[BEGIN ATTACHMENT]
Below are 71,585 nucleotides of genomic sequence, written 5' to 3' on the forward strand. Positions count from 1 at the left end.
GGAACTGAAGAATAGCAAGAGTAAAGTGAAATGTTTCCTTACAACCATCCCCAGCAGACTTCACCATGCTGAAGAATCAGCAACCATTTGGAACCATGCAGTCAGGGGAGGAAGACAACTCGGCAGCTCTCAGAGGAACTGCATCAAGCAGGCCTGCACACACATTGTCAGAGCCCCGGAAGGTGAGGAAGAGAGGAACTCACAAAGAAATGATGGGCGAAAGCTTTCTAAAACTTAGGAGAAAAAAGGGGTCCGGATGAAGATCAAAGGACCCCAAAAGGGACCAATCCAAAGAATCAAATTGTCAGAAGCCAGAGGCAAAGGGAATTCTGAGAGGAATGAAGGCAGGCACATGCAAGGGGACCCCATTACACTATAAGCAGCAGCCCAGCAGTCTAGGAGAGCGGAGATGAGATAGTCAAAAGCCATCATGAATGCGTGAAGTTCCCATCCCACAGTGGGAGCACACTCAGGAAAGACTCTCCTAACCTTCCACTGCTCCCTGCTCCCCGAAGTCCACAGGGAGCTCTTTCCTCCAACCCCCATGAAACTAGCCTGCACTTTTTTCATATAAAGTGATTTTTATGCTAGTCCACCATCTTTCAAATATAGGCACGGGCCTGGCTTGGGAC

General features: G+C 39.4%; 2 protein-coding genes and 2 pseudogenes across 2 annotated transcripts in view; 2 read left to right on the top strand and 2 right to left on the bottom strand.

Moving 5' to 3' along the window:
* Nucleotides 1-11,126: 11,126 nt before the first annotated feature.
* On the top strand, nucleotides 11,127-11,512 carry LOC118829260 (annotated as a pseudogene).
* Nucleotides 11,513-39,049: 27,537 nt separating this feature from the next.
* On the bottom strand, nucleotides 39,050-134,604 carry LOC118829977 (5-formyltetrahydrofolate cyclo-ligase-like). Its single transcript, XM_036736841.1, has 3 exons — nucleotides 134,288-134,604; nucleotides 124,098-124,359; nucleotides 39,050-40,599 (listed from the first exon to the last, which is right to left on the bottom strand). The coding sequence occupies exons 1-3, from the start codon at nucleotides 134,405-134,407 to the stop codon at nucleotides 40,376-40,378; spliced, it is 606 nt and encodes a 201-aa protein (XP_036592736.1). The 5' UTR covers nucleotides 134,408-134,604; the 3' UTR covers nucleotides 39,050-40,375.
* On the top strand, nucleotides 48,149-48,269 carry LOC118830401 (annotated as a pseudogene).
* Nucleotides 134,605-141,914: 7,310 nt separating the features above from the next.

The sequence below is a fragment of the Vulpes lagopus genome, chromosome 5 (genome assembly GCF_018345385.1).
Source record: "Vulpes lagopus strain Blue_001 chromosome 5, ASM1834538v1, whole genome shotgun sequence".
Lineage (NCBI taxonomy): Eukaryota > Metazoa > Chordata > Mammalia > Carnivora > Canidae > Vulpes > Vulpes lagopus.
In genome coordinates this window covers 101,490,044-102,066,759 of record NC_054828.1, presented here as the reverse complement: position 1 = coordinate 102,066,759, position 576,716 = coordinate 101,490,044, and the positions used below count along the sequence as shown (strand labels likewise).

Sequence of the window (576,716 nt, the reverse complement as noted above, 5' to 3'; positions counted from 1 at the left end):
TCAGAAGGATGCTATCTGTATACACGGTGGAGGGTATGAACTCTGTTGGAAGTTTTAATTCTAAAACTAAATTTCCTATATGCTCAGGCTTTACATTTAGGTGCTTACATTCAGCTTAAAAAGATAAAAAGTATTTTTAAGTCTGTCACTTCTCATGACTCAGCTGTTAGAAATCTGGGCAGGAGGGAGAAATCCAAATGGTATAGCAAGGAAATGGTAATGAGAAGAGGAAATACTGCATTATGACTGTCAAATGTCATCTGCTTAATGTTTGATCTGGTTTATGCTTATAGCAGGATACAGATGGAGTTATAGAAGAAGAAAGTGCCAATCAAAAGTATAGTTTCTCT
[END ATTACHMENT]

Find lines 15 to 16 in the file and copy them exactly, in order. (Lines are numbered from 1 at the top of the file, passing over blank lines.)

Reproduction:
Sequence of the window (576,716 nt, the reverse complement as noted above, 5' to 3'; positions counted from 1 at the left end):
TCAGAAGGATGCTATCTGTATACACGGTGGAGGGTATGAACTCTGTTGGAAGTTTTAATTCTAAAACTAAATTTCCTATATGCTCAGGCTTTACATTTAGGTGCTTACATTCAGCTTAAAAAGATAAAAAGTATTTTTAAGTCTGTCACTTCTCATGACTCAGCTGTTAGAAATCTGGGCAGGAGGGAGAAATCCAAATGGTATAGCAAGGAAATGGTAATGAGAAGAGGAAATACTGCATTATGACTGTCAAATGTCATCTGCTTAATGTTTGATCTGGTTTATGCTTATAGCAGGATACAGATGGAGTTATAGAAGAAGAAAGTGCCAATCAAAAGTATAGTTTCTCT